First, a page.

Can a Floating Robot Save a Polluted Canal?

Pity the Gowanus Canal. A forgotten relic of Brooklyn's industrial past, the garbage-choked waterway is now home to a putrid stew of toxic waste.

Where barges once served tanneries and paper mills, all that remains today are high levels of mercury, lead, raw sewage, cancer-causing polychlorinated biphenyls (PCBs) and other pollutants.

The Gowanus Canal achieved further notoriety in January 2013 when an adult dolphin chose the canal's oily waters as a place to die. A necropsy revealed the dolphin had numerous pre-existing ailments, but the event did nothing to enhance the canal's reputation.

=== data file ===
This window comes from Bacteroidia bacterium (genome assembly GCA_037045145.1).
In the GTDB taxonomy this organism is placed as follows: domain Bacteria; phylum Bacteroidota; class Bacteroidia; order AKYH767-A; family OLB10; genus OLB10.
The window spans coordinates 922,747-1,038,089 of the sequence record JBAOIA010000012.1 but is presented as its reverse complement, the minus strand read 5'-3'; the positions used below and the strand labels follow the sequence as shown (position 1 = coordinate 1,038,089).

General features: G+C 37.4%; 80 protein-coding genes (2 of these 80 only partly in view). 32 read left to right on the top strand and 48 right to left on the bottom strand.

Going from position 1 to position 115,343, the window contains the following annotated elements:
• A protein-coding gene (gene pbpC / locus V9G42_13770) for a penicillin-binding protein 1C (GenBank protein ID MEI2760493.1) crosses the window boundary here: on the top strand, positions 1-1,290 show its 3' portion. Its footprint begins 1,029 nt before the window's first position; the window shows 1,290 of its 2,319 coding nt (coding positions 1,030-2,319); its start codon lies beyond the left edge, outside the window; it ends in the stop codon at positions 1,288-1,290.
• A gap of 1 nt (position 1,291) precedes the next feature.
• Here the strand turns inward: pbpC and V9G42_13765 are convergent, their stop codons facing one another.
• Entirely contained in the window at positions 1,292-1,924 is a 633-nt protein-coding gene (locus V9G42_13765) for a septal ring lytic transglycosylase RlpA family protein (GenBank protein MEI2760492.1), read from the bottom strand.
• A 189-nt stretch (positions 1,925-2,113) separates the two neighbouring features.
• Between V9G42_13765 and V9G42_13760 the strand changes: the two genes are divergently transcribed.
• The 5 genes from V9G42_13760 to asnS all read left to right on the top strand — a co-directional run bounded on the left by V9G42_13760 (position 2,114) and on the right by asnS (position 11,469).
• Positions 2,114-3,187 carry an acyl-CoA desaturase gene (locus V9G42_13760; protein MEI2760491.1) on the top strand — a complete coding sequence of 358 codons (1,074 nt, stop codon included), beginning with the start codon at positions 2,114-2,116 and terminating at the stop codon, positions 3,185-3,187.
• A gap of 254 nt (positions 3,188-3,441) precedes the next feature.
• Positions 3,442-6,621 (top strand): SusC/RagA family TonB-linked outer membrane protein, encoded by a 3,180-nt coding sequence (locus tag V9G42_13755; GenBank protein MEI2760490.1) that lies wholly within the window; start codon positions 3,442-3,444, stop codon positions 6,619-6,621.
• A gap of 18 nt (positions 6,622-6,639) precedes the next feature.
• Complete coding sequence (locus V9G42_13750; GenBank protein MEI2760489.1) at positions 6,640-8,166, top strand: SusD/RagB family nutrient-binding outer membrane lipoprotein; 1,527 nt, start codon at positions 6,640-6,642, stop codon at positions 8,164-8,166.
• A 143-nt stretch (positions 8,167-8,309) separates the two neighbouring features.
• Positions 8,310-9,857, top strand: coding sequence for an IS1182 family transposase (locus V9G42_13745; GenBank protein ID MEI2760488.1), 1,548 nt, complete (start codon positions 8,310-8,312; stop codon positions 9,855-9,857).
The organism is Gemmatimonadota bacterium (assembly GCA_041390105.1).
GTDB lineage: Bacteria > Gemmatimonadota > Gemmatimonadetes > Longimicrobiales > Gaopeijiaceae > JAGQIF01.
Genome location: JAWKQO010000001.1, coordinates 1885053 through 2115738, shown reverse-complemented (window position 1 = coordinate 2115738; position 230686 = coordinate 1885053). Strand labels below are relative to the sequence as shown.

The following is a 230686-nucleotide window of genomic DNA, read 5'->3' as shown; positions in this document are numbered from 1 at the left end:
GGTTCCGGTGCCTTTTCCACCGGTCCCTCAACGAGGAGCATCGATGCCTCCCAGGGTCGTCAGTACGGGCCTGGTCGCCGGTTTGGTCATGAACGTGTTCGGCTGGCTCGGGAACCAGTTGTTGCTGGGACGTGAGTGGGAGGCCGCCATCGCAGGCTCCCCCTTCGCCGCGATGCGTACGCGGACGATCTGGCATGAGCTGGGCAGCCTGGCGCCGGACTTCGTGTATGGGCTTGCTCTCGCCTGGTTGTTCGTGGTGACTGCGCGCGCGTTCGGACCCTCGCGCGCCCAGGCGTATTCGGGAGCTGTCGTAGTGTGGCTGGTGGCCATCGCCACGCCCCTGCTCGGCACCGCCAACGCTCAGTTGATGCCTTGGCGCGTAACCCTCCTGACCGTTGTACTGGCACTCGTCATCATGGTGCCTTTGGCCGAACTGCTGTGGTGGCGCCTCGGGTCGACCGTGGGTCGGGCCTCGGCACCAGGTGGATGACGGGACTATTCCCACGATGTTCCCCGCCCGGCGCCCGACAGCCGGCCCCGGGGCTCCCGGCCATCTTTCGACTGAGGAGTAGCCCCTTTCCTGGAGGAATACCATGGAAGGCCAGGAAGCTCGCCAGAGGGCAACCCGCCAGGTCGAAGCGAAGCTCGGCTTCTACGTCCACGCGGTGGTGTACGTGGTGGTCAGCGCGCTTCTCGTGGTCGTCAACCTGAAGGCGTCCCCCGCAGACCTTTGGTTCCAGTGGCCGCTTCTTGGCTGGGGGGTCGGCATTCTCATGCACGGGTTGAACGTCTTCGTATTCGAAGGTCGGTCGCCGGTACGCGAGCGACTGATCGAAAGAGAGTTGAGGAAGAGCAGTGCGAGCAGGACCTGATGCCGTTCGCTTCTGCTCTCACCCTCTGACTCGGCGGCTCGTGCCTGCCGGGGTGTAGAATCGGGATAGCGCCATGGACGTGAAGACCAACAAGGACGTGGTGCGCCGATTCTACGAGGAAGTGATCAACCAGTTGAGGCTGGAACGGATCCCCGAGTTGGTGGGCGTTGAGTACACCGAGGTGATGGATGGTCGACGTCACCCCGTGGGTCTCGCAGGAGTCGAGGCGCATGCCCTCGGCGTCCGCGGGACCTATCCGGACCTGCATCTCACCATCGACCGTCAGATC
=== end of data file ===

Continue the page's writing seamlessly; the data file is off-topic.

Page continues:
Help for the beleaguered canal, however, has arrived in an unusual form: a floating robot.

The Brooklyn Atlantis project, spearheaded by Oded Nov, assistant professor at the department of technology management and innovation at the Polytechnic Institute of New York University, has created an aquatic robotic vehicle (ARV) that collects environmental data on the Gowanus Canal.

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